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Beyond COP21: here is how Modi government is trying to revolutionise the clean energy sector

Speed News Desk | Updated on: 2 December 2015, 15:55 IST

Strongly voicing India's commitment to clean energy at the Paris Climate change summit, Prime Minister Narendra Modi pledged to draw 40 per cent of the country's electricity from renewables by 2030.

This also reflected upon India's willingness to divert from fossil fuel dependency. But much before the climate change summit, India had already geared up towards achieving its ambitious energy goals under the leadership of PM Modi.

As the chief minister of Gujarat, Modi unearthed the hidden potential of the state, thus making it the pioneer of solar energy production in India with 1,000MW of production currently. Now, he is aiming for a same feat at the national level.

More power to the sun

  • Strengthening its stance on boosting solar energy, in June 2015, the Union Cabinet approved a plan to increase India's solar power capacity target five-fold to 1,00,000 megawatts by 2022. This is equivalent to roughly one-third of the country's current total electricity generation capacity.

  • Rooftop installations include a 40 per cent chunk of this target and the remainder will come from medium and large grid-connected projects.
  • The government is planning for hybrid energy parks in areas with abundant sun radiation.

  • The cost of electricity from solar photo-voltaic cells is coming down drastically and according to the government, it is expected to come down further in the face of massive R&D work going on across the world.

  • The Indian Railways is looking to run its locomotives on solar power and installing panels across station platforms.

  • The Delhi Metro Railway Corporation is on track to go completely solar -- talks are on to supply it with 2,000 MW of solar power through the central transmission network.

  • On a larger scale, 27 'solar cities' have been identified for reducing the consumption of conventional energy by a minimum of 10 per cent in five years by opting for power from renewable sources and adopting efficiency measures.

Modi-Merkel-PTI.jpeg

PM Modi with German Chancellor Angela Merkel during her visit in October 2015.(Photo: PTI)

  • The government has permitted 100 per cent foreign investment and is offering a series of tax breaks for the fledgling sector. A 1 billion euros solar power fund by Germany was a major gainer in this regard.

  • Echoing India's commitment to solar power, Modi also launched an international solar alliance of over 120 countries with the French president, Francois Hollande, at the Paris COP21 climate summit.

  • The signatory nations mostly hail from the tropics and include several European countries which will work for research and development on the solar energy sector.

Let the wind blow

  • The government has also set a target of generating 60,000MW in wind power capacity by 2022.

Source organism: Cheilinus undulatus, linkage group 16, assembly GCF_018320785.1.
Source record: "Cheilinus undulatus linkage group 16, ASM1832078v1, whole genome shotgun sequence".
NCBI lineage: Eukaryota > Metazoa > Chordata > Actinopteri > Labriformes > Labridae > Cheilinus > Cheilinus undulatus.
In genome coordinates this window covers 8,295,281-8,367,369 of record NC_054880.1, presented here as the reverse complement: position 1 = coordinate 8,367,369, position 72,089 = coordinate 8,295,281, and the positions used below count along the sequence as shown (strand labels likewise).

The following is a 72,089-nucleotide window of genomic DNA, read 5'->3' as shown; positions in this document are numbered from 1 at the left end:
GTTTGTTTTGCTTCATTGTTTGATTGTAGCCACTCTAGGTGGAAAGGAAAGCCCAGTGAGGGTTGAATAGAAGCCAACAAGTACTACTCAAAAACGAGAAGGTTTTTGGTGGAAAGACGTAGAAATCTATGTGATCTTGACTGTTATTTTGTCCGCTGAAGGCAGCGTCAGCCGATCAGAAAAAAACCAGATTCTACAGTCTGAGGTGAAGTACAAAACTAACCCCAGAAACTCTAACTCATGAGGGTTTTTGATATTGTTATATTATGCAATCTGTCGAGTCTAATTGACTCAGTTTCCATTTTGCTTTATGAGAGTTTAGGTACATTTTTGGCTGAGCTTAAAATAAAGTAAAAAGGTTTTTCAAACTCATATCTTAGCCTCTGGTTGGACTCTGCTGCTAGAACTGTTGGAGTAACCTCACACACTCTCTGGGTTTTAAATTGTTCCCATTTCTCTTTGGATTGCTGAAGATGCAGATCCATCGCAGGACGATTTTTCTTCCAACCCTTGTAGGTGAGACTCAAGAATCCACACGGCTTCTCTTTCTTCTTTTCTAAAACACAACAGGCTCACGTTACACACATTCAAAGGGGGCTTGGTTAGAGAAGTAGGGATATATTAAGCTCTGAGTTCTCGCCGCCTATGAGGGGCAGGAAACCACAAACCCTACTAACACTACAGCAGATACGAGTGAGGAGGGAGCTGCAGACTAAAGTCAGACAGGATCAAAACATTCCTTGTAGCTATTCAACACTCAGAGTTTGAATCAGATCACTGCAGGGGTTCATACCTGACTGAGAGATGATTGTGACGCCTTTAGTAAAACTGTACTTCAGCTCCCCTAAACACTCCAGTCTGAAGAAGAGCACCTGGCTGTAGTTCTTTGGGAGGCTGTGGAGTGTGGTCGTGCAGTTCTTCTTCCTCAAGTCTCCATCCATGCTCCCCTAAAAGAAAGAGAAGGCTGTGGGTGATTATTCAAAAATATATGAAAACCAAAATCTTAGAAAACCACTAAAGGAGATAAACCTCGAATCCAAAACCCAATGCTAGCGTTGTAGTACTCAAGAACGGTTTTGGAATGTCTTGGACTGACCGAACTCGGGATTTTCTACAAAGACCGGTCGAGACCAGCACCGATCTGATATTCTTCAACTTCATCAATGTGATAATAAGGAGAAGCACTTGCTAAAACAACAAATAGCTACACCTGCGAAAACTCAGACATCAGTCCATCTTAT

• The sector also got a big boost as the government has restored key tax incentives.
Photo: Wind power_wiki commons

Photo: Wiki Commons

  • According to Indian Wind Turbine Manufacturers Association (IWTMA), proposed target is achievable as the country has the capacity to manufacture close to 9,500 MW of wind turbines and it can be expanded in a short period.
  • The government has also planned to provide support to the turbine manufacturers under Make in India to counter international competitors like China.
  • Ministry of new and renewable energy and Indian Renewable Energy Development Agency are reportedly jointly planning to host an international meet in February next year to give impetus to the wind power sector.

LEAD-ing power

  • In a path breaking step, the Modi government in January 2015, launched the National Programme for LED-based Home and Street Lighting - sought to increase India's usage of LED (light emitting diode) lamps across homes and cities. The goal was to replace conventional lamps, which typically use more power.
Photo: pmindia.gov.in

PM Modi launching the National Programme for LED-based Home and Street Lighting. (Photo: pmindia.gov.in)

  • Budget allocated for the initiative was Rs 2,500 crore and the idea was to switch all the street lamps across 100 cities to LED by May 2016.
  • According to media reports, the initiative is bearing results. The production of LED lamps in India has increased 30 times to 30 million units per month compared to last year.

  • These lamps can save 100 billion KwH of electricity annually if they replace some 770 million conventional bulbs that India purchases annually.

  • With increased production of LED lamps over the past year, the per unit cost has also been brought down significantly.

  • There is also a beneficial financing scheme where the consumer can purchase the bulb for a certain amount and the rest of it will deducted from his electricity bill.

First published: 2 December 2015, 15:55 IST
 
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